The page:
edited by Niek Hilkmann, Thomas Walskaar – Floppy Disk Fever, The Curious Afterlives of a Flexible Medium


Onomatopee, ISBN 978-9493148864, English, 158 pages, 2022, The Netherlands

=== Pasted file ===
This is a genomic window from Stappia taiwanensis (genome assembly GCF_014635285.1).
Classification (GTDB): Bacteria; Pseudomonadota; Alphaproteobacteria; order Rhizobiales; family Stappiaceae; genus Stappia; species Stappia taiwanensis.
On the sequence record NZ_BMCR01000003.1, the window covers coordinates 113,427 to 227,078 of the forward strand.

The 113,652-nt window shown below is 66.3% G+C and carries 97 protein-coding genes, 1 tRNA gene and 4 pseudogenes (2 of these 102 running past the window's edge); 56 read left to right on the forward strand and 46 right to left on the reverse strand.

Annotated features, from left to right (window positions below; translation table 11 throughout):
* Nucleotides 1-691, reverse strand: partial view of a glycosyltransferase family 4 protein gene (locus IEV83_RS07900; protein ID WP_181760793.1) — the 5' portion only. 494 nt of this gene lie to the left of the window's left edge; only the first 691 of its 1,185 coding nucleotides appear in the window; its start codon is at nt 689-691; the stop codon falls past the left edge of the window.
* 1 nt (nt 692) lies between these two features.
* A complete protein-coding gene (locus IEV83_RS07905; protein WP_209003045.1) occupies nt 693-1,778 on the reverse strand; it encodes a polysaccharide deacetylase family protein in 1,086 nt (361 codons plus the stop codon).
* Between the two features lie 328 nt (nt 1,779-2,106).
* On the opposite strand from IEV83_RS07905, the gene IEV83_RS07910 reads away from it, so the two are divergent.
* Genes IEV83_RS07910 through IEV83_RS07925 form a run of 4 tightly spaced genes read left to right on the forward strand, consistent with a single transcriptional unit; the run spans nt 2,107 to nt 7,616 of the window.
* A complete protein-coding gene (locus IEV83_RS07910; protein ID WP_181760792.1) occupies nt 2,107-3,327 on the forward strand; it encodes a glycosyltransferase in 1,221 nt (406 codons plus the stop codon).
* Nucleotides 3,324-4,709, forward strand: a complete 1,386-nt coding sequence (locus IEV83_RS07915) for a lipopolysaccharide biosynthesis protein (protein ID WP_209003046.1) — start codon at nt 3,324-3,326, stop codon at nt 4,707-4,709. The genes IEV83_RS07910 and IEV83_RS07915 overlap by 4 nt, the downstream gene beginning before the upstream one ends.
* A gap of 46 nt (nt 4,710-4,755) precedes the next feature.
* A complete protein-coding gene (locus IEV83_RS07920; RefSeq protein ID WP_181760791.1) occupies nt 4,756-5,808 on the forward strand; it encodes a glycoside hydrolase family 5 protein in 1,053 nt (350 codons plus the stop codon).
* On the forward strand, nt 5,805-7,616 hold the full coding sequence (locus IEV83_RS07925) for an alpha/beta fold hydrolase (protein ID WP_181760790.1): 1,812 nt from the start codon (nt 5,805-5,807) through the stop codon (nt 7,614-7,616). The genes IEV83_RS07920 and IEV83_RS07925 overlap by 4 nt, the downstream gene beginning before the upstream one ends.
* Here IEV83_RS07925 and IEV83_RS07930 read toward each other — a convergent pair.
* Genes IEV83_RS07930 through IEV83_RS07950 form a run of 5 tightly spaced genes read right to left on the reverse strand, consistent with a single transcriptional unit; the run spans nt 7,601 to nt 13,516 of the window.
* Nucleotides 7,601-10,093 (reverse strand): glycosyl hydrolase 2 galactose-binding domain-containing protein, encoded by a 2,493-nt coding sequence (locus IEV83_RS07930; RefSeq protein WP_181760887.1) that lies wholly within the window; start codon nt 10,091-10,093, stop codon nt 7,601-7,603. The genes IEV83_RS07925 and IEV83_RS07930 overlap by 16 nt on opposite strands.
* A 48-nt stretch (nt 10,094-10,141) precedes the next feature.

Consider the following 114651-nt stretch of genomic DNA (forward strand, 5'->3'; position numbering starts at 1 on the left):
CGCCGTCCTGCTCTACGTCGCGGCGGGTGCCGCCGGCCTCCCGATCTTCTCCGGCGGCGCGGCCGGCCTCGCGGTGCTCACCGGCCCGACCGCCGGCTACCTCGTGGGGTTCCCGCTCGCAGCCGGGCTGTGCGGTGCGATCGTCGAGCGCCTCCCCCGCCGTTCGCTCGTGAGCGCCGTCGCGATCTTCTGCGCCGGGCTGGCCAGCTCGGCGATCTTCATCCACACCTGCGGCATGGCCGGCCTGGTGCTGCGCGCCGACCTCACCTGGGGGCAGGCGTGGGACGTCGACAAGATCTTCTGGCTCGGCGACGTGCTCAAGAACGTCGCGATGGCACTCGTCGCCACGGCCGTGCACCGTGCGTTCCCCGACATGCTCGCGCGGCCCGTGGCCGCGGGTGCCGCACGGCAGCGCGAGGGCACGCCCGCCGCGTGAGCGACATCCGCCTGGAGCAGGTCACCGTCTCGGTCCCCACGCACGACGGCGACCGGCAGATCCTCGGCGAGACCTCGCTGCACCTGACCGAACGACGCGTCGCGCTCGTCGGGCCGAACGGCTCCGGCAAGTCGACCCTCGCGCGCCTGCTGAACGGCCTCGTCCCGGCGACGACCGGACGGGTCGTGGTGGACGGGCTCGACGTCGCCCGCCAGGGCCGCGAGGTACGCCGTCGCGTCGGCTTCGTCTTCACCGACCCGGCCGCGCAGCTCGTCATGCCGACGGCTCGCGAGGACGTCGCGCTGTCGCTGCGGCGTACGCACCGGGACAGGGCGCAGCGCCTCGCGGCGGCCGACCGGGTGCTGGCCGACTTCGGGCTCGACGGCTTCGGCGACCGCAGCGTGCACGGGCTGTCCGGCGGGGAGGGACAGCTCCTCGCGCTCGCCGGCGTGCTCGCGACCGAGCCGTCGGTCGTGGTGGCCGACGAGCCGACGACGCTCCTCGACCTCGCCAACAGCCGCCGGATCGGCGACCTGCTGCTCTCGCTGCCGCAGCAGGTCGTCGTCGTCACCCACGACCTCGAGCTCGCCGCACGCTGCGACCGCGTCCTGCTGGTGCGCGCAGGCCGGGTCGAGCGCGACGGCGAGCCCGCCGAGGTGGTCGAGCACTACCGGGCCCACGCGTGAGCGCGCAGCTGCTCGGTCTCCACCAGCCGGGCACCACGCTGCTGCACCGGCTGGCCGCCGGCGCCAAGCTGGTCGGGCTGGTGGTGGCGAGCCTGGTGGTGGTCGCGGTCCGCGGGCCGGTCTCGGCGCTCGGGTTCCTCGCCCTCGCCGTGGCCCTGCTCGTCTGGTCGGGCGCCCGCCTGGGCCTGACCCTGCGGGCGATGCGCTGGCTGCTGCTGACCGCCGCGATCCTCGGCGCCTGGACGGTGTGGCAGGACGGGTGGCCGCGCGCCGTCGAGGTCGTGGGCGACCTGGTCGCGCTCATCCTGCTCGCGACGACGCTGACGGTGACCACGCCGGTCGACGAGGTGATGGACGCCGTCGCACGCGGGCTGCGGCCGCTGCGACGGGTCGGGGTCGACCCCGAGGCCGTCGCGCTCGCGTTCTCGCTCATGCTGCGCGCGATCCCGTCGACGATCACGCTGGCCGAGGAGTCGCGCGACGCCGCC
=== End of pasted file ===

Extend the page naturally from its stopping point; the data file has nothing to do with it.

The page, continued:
At Neural we still have a number of floppy discs, most of which surprisingly still work (the most important files were backed up a long time ago, of course). We also have a disk drive that works seamlessly with the latest computers. Floppy discs are the oldest standard medium for data that we still use (very rarely), having done away with all other magnetic media for data storage in the past. Apparently, we are not alone. This is a valuable book on floppy discs and their modern uses. One of the editors (Hilkmann) runs Floppy Totaal, an organisation and festival in Rotterdam that focuses on the “reuse and recycling of ‘obsolete’ technology as a cultural phenomenon”. The introductory essay for Floppy Disk Fever is by Lori Emerson, founding director of the US-based Media Archaeology Lab, in which she wisely explores nostalgia as both a potential plague and an opportunity. This edited collection of interviews, covering a whole range of contemporary floppy disk activity, includes Persky’s sales and recycling, Cramer’s over-compressed films, Pionierska Records’ exclusive releases, Turing’s exhibition at the Home Computer Museum and Jason Scott’s work at the Internet Archive. A lot of ground is covered, and the marginal, but still vital, role of floppy discs in the modern media landscape is defined through these practises.